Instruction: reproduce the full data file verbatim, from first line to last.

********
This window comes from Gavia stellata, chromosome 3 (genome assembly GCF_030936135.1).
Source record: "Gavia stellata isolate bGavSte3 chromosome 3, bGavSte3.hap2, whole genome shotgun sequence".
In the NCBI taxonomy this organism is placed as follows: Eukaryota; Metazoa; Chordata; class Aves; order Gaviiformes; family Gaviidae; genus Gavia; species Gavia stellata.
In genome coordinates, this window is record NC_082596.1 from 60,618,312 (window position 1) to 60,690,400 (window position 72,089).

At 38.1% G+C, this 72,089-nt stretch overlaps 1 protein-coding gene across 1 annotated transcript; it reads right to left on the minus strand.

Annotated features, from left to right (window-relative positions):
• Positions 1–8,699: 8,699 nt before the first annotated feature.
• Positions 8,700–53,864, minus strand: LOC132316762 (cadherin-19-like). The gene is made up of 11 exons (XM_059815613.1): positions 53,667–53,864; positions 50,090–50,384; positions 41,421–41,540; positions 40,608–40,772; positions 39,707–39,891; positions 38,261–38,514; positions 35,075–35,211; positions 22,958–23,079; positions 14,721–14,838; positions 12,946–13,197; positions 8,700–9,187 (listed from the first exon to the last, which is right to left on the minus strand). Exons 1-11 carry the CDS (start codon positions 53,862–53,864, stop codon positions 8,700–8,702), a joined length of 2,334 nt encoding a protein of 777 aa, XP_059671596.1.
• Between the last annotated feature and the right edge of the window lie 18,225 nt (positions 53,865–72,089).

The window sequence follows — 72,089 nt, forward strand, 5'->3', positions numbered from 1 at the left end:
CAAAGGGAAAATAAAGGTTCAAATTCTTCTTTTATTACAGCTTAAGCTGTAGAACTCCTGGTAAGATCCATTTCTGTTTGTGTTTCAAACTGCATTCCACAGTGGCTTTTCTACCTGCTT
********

This window comes from Gavia stellata, chromosome 3 (genome assembly GCF_030936135.1).
Source record: "Gavia stellata isolate bGavSte3 chromosome 3, bGavSte3.hap2, whole genome shotgun sequence".
In the NCBI taxonomy this organism is placed as follows: Eukaryota; Metazoa; Chordata; class Aves; order Gaviiformes; family Gaviidae; genus Gavia; species Gavia stellata.
In genome coordinates, this window is record NC_082596.1 from 60,618,312 (window position 1) to 60,690,400 (window position 72,089).

At 38.1% G+C, this 72,089-nt stretch overlaps 1 protein-coding gene across 1 annotated transcript; it reads right to left on the minus strand.

Annotated features, from left to right (window-relative positions):
• Positions 1–8,699: 8,699 nt before the first annotated feature.
• Positions 8,700–53,864, minus strand: LOC132316762 (cadherin-19-like). The gene is made up of 11 exons (XM_059815613.1): positions 53,667–53,864; positions 50,090–50,384; positions 41,421–41,540; positions 40,608–40,772; positions 39,707–39,891; positions 38,261–38,514; positions 35,075–35,211; positions 22,958–23,079; positions 14,721–14,838; positions 12,946–13,197; positions 8,700–9,187 (listed from the first exon to the last, which is right to left on the minus strand). Exons 1-11 carry the CDS (start codon positions 53,862–53,864, stop codon positions 8,700–8,702), a joined length of 2,334 nt encoding a protein of 777 aa, XP_059671596.1.
• Between the last annotated feature and the right edge of the window lie 18,225 nt (positions 53,865–72,089).

The window sequence follows — 72,089 nt, forward strand, 5'->3', positions numbered from 1 at the left end:
CAAAGGGAAAATAAAGGTTCAAATTCTTCTTTTATTACAGCTTAAGCTGTAGAACTCCTGGTAAGATCCATTTCTGTTTGTGTTTCAAACTGCATTCCACAGTGGCTTTTCTACCTGCTT